The Impact of Human Capital on Entrepreneurship and Entrepreneurial Outcomes
AdvisorDewald, Jim R.
Saunders, W. Chad
AuthorSinha, Kanhaiya Kumar
Committee MemberKeyhani, Mohammad
Past Venture Experience
MetadataShow full item record
AbstractIn the extant literature, innovativeness, opportunity identification, and performance of the firm are considered to be independently affected by the human capital (i.e., knowledge, skills, and experience) and entrepreneurship. The view that entrepreneurship involves both opportunity and people has led to the call from scholars to look at entrepreneurship in conjunction with human capital to better explain the firm’s growth. Acknowledging this need, the three studies in this thesis explore the relationship between human capital and its impact on entrepreneurship and entrepreneurial outcomes. Chapter 2 of the thesis examines the underlying similarities and complementarities of human capital and entrepreneurship by studying the relationship between learning orientation and entrepreneurial orientation. Using a meta-analysis methodology, this study finds a fairly high correlation of 0.44 between learning and entrepreneurial orientations. The findings indicate that these two orientations have a combinative impact on firm performance, with a combined ability to explain as high as 38% of performance variance. Chapter 3, taking a process view, studies the relationship between human capital and innovation as an essential component of entrepreneurship. The study theorizes and tests the novel idea that learning across the organization (i.e., learning breadth) is associated with organization-wide innovation (i.e., innovation breadth) which in turn impacts performance. Using ordinary Least squares moderated regression, the study demonstrates a curvilinear relationship between learning breadth and innovation breadth. Further, past venture experience of the firm’s leadership moderates this relationship, while innovation breadth is positively related to business performance. The findings highlight the breadth of the innovations as an important extension of inquiry in addition to consideration of a single or dominant type of innovation. Drawing on the insights of the behavioral theory of the firm, Chapter 4 argues that human capital of founders, apart from being associated with the mean performance of new ventures, is also associated with performance variability. The estimated multiplicative heteroscedasticity regression model reveals that (i) past venture experience positively affects firm growth without affecting the variability, (ii) team industry work experience and education increase variability without affecting the mean, and (iii) the age of team members and the ratio of native-born owners hurt the firm’s growth and have a positive effect on variability. Finally, Chapter 5 provides a synthesis across the three essays to demonstrate three interrelated but little explored aspects of human capital and its impact on entrepreneurship and entrepreneurial outcomes.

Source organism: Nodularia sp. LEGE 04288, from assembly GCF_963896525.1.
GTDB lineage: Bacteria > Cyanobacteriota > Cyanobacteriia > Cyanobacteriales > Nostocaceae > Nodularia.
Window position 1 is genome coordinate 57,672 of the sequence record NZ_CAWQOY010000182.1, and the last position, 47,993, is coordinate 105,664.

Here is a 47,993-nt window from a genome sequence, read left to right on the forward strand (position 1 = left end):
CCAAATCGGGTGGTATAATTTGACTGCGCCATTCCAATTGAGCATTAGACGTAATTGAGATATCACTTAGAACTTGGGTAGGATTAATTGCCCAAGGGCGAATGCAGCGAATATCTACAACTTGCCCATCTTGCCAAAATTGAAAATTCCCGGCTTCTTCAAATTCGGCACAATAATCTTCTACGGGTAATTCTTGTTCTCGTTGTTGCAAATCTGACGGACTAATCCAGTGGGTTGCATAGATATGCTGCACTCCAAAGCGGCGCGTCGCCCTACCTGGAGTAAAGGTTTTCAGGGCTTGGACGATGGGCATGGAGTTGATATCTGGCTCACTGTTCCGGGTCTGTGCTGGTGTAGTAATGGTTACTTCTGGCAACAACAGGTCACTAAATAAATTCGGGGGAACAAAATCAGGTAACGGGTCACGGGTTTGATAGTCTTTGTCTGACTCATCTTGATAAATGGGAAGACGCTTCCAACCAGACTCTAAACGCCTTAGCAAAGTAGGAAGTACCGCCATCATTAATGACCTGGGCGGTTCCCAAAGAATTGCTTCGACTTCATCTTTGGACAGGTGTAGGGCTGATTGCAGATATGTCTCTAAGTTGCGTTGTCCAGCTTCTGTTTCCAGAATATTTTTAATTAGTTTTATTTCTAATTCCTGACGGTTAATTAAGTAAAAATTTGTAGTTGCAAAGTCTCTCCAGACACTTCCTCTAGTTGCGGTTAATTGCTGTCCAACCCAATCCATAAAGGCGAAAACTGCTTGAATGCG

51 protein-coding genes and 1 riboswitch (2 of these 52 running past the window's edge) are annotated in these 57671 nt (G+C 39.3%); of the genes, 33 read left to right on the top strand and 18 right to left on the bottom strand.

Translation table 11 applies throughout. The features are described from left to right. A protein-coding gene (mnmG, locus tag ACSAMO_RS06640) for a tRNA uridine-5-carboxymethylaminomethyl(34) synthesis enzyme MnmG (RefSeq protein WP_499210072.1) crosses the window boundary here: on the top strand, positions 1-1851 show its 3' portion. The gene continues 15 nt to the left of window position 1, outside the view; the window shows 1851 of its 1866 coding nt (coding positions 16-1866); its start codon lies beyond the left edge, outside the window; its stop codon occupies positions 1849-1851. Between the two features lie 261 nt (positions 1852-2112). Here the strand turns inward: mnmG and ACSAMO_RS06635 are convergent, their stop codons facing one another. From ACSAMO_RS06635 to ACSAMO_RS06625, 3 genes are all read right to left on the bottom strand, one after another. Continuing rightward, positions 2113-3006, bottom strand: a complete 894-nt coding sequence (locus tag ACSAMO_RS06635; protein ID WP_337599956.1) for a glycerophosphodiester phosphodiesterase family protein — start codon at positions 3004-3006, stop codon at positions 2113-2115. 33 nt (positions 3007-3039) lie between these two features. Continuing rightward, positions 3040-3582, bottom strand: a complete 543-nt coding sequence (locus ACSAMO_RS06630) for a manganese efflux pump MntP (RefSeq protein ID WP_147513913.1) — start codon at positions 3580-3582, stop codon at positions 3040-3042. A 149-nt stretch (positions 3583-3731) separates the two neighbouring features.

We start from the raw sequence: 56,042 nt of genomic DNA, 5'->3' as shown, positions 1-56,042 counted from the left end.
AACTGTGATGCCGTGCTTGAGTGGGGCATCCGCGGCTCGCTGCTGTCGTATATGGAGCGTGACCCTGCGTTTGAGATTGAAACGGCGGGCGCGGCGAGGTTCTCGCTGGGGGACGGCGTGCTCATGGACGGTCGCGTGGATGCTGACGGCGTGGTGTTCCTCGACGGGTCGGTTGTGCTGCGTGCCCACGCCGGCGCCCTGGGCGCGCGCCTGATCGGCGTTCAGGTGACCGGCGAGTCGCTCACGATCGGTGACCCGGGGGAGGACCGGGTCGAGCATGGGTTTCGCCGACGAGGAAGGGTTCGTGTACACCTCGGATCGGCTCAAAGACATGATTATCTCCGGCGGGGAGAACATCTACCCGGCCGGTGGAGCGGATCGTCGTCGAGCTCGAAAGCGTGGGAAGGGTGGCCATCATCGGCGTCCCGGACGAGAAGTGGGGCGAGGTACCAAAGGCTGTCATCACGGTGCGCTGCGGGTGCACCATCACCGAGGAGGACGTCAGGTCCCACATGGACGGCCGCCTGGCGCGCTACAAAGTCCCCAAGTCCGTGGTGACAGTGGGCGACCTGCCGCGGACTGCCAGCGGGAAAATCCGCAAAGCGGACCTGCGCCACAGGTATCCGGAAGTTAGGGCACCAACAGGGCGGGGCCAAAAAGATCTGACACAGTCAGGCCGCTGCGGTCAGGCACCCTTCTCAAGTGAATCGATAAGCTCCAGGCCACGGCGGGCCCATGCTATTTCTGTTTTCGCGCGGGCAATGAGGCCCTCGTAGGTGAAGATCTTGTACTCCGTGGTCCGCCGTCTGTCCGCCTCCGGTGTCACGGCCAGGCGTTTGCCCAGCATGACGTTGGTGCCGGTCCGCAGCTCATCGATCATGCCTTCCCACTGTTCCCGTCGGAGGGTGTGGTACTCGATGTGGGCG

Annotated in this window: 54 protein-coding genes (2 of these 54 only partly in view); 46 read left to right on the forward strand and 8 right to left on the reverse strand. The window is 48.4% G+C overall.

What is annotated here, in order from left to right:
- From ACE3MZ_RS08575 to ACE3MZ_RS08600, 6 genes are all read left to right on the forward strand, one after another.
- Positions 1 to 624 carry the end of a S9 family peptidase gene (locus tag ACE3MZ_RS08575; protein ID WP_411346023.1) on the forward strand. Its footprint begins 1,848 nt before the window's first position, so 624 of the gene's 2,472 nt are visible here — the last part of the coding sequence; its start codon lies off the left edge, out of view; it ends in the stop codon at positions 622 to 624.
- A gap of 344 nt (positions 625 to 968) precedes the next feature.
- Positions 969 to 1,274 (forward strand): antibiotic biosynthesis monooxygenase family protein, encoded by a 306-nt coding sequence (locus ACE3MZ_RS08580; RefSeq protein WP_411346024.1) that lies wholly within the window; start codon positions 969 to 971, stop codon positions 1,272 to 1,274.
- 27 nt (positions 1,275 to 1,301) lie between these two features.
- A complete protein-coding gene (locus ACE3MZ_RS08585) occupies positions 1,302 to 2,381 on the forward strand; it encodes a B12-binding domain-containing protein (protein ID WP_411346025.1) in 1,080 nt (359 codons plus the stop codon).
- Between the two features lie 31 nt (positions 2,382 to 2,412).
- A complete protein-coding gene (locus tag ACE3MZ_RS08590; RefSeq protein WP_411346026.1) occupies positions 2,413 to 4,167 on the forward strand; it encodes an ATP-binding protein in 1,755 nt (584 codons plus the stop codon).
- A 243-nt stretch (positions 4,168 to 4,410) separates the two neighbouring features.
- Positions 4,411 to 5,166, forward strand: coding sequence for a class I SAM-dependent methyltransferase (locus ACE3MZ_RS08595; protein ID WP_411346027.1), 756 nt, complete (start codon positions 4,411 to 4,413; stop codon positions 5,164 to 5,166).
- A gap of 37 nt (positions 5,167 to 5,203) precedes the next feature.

CitationSinha, K. K. (2019). The Impact of Human Capital on Entrepreneurship and Entrepreneurial Outcomes (Unpublished doctoral thesis). University of Calgary, Calgary, AB.
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